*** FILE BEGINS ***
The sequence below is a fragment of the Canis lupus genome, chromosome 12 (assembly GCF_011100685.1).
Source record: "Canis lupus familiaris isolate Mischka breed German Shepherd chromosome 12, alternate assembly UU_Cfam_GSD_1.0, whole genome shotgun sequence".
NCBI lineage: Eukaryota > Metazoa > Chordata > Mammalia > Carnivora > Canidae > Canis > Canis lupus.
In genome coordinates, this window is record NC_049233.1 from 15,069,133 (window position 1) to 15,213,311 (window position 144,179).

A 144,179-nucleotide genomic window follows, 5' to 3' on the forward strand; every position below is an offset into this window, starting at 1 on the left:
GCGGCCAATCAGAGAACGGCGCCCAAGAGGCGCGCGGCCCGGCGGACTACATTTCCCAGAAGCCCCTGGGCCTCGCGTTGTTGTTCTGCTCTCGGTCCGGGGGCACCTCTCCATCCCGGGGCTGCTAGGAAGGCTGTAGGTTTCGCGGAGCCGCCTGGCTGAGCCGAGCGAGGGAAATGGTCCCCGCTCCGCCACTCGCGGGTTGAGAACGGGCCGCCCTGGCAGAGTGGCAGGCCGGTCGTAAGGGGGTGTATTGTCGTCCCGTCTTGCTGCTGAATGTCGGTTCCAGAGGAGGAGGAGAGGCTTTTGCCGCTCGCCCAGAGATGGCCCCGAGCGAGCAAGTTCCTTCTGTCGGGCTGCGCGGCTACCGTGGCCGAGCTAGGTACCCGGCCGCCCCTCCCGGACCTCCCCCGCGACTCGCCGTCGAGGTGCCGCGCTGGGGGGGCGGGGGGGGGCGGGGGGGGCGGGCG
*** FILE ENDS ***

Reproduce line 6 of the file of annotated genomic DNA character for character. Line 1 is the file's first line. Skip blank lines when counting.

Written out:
GCGGCCAATCAGAGAACGGCGCCCAAGAGGCGCGCGGCCCGGCGGACTACATTTCCCAGAAGCCCCTGGGCCTCGCGTTGTTGTTCTGCTCTCGGTCCGGGGGCACCTCTCCATCCCGGGGCTGCTAGGAAGGCTGTAGGTTTCGCGGAGCCGCCTGGCTGAGCCGAGCGAGGGAAATGGTCCCCGCTCCGCCACTCGCGGGTTGAGAACGGGCCGCCCTGGCAGAGTGGCAGGCCGGTCGTAAGGGGGTGTATTGTCGTCCCGTCTTGCTGCTGAATGTCGGTTCCAGAGGAGGAGGAGAGGCTTTTGCCGCTCGCCCAGAGATGGCCCCGAGCGAGCAAGTTCCTTCTGTCGGGCTGCGCGGCTACCGTGGCCGAGCTAGGTACCCGGCCGCCCCTCCCGGACCTCCCCCGCGACTCGCCGTCGAGGTGCCGCGCTGGGGGGGCGGGGGGGGGCGGGGGGGGCGGGCG